onigiri rice is not sushi rice. at least not traditionally. sushi rice is normally short grain rice mixed with sushizu or sushinoko or whatever crazy recipe/technique your itamae has invented or been handed down.

                            "traditionally," onigiri is made from short grain and medium grain rice, much of the time either salted or mixed with minced katsuo or sake. the ones with fish-type ingredients mixed into the rice almost never contain the more common umeboshi filling. they recently (several years ago?) started coming out with odd fillings like "tuna and mayo" or "natto and cheese" but i haven't really tried any of those.

                            if there aren't any japanese markets near you, you might try a korean market. samgak gimbap (samgak is... "three corners"? my korean sucks) are very similar to onigiri, but are usually made from unsalted rice filled with "spicy tuna," gimchi, or your regular gimbap ingredients wrapped with korean nori (gim). those don't keep very well though... i think oxidation in combination with the moisture in the rice rancidify the lipids in the sesame oil.

                            1. re: uchinanchu

                              ".....onigiri rice is not sushi rice. at least not traditionally. sushi rice is normally short grain rice mixed with sushizu or sushinoko or whatever crazy recipe/technique your itamae has invented or been handed down...."

                              Sorry, I shouldn't have use the term "sushi rice" as that was mis-leading. I meant the regular Japanese short grain rice. I think mixing any form of vinegar into it may harden the rice somewhat if it's not eaten right away.

                              We do it like the way Sam Fujisaka described below, except that the hands are wet and then coarse salt sprinkled on so that there may be some extra crunch added. And yes, with or without nori.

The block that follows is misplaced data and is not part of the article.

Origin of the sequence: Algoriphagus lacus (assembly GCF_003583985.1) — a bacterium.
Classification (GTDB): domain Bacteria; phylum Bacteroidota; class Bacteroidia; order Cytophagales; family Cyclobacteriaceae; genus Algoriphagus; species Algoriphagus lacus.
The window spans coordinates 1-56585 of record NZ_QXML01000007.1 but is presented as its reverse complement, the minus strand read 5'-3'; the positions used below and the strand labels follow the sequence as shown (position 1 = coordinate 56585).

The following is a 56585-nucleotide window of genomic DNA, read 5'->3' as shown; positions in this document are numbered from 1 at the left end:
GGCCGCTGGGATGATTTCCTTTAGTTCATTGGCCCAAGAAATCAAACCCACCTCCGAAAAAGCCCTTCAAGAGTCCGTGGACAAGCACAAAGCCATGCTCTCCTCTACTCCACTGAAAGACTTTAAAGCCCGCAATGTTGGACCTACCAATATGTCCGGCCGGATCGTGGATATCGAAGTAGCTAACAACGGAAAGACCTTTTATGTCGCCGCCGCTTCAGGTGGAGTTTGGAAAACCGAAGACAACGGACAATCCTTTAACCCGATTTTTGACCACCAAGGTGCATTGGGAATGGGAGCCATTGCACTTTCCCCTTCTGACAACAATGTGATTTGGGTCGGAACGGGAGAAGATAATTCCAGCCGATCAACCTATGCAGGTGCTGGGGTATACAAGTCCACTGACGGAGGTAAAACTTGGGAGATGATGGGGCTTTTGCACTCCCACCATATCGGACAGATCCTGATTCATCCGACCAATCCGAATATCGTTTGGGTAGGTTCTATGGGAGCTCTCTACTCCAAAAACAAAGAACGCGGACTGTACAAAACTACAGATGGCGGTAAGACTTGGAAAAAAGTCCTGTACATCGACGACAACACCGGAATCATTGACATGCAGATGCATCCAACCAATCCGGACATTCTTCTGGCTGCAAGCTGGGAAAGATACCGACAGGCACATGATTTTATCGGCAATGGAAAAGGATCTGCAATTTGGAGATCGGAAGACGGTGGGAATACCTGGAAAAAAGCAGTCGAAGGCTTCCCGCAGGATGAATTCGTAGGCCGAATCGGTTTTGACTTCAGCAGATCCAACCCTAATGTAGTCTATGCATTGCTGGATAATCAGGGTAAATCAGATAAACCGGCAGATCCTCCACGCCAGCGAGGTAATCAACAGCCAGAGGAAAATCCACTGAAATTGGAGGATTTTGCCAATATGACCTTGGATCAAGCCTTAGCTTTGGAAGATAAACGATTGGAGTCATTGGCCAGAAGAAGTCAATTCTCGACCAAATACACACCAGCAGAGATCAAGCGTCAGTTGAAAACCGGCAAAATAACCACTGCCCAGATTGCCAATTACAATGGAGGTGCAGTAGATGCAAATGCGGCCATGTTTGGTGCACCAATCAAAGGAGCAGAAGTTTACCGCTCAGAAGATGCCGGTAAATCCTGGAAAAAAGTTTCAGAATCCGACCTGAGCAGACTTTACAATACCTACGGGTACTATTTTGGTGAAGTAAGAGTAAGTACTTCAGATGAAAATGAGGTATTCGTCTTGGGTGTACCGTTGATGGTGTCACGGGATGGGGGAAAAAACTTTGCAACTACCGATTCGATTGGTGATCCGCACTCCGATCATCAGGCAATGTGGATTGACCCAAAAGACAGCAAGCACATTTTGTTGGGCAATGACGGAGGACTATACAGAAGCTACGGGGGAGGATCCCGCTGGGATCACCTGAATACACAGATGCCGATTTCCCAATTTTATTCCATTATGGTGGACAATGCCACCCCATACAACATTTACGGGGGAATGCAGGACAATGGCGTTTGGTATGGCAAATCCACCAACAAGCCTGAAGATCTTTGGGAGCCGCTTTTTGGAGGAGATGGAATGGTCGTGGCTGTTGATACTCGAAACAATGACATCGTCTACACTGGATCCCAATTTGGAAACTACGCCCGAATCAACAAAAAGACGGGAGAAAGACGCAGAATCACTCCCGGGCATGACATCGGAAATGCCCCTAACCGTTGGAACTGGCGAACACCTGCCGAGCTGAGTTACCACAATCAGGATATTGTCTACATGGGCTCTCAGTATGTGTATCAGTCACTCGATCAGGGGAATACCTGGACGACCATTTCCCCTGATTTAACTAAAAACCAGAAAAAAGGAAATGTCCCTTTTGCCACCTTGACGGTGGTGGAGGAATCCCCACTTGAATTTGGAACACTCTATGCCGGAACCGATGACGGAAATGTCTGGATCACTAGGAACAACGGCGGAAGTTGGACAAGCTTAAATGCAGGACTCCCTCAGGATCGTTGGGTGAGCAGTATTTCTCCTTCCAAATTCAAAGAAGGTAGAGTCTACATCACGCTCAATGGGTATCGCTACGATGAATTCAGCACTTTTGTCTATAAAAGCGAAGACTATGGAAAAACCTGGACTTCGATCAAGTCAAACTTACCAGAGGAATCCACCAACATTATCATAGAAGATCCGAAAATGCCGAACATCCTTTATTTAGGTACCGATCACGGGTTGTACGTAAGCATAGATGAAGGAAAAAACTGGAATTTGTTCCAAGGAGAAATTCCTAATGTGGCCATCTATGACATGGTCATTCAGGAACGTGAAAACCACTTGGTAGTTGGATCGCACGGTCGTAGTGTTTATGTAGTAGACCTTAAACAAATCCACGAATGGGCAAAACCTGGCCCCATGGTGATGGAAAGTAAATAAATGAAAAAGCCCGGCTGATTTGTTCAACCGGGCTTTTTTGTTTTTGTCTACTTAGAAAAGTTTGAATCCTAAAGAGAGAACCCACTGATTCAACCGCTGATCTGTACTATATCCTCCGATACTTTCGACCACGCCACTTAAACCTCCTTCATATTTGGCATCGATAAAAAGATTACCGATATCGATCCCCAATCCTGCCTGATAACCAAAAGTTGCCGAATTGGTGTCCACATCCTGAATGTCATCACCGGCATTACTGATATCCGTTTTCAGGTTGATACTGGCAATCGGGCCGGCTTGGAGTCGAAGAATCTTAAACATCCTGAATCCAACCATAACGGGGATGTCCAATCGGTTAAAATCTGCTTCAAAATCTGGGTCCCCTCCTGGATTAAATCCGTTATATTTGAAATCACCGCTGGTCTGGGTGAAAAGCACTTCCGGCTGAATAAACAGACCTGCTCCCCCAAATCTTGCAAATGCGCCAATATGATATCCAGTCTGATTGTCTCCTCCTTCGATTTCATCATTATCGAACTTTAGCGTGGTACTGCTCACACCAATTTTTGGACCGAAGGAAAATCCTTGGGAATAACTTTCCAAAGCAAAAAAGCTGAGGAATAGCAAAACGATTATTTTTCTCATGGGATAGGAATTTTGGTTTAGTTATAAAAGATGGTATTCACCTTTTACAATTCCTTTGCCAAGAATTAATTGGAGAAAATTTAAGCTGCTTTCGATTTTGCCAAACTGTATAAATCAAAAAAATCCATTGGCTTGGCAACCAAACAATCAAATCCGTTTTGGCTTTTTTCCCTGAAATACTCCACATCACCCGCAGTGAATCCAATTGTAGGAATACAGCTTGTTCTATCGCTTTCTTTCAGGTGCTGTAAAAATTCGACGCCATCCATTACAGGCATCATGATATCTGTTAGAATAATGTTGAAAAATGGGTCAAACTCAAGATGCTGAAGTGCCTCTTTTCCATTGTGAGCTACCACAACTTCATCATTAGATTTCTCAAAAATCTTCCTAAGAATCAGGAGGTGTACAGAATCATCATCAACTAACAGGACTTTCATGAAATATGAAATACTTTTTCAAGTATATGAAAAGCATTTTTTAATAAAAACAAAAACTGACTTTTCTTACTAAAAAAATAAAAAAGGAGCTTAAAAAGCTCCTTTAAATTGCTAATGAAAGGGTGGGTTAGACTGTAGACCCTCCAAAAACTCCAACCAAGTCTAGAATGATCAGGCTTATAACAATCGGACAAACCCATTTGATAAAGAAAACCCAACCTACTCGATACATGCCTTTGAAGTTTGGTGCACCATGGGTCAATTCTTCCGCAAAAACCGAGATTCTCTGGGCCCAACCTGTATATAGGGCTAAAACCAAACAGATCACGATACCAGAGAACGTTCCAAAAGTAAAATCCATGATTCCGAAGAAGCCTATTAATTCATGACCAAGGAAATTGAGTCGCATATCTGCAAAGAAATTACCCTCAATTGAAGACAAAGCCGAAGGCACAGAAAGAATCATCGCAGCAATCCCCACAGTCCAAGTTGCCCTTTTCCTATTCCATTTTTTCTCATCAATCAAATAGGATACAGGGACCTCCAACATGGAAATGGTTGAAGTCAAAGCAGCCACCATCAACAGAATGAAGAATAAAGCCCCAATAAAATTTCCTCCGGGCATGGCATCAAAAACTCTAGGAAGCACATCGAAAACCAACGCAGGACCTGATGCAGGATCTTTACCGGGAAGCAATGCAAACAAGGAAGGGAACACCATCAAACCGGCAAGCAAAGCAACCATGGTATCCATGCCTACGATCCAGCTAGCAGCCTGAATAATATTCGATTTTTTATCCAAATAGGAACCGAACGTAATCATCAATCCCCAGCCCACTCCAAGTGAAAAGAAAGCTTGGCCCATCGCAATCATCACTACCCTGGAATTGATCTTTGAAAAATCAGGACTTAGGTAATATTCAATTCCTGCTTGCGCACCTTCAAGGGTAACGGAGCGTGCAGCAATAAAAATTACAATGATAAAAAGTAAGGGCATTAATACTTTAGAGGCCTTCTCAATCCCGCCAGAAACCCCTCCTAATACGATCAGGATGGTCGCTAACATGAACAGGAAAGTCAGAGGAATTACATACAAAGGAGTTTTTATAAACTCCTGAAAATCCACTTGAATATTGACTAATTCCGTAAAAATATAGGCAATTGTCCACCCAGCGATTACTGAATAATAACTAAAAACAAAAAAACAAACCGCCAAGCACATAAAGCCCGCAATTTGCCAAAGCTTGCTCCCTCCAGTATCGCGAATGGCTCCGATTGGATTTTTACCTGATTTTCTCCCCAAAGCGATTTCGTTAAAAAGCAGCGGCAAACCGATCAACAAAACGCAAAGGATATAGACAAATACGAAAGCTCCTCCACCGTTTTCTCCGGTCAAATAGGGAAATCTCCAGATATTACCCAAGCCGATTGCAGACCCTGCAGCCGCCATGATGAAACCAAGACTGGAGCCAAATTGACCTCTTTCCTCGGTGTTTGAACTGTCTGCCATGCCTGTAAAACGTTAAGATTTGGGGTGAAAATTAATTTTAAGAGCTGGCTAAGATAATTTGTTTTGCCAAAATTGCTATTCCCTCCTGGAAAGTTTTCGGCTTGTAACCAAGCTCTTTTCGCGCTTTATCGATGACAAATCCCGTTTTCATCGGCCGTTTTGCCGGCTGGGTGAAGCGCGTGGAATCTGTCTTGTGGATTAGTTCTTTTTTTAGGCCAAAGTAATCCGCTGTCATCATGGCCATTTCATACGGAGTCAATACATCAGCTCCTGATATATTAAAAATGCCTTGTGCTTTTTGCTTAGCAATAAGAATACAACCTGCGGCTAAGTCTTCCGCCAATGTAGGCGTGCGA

2. I am appreciating the comments of those who are sharing their "family style" methods for making onigiri, keeping it as basic and routine as "making the lunchbox sandwich" is in the traditional American household.

                          1 Reply
                          1. re: FoodFuser

                            To us, musubi is cooked Japanese rice, formed hot by hands wet with salted water and possibly with ume inside; and with or without nori. Ready to eat with teriyaki chicken or beef, with pickles, with jerky, with sata-shoyu weiner slices, whatever. I worked one summer as a baker at Degnan's (1968) and another constructing the lodge (1969): we went up aftere work to the top of Half Dome a lot with light Japanese picnics.

                          2. The most important thing on that trip will be water. Bring lots (it's a hot and dry hike), and consider bringing a little extra to share since there tend to be a lot of people who are woefully unprepared and think that they can hike 16 miles with only a small bottle of soda. There's a nice flat spot before you start up the cables where you can sprawl on the rocks and have a nice picnic, but it might be a little crowded with other hikers.

                            I last climbed half dome many years ago when I was in grad school-- we climbed the face, which took around 3 days. The food of choice on "big walls" at that time was Chef-Boy-Ar-Dee pasta in a can (I was partial to the beefaroni)-- high fat, high calories, small package, and edible at ambient temp. Every time I pass by the "Chef" at the grocery store, I get a little nostalgic...

                            1 Reply
                            1. re: chococat

                              Good advice about the water. Other than trail mix (very filling for me), one of my faves for hiking is a small, tupperware container of cashew or almond nut butter. Spread it on bread or, if you're wheat intolerant like me, spread it on rice cakes. It's all very easy to pack and doesn't spoil easily.

                              A big hunk of cheese with flatbread, cassava bread, crackers, or pita, and some dried fruit will also last you the day. My SO likes to pack cured Italian sausages. It's not really my kind of thing, but it is high energy food.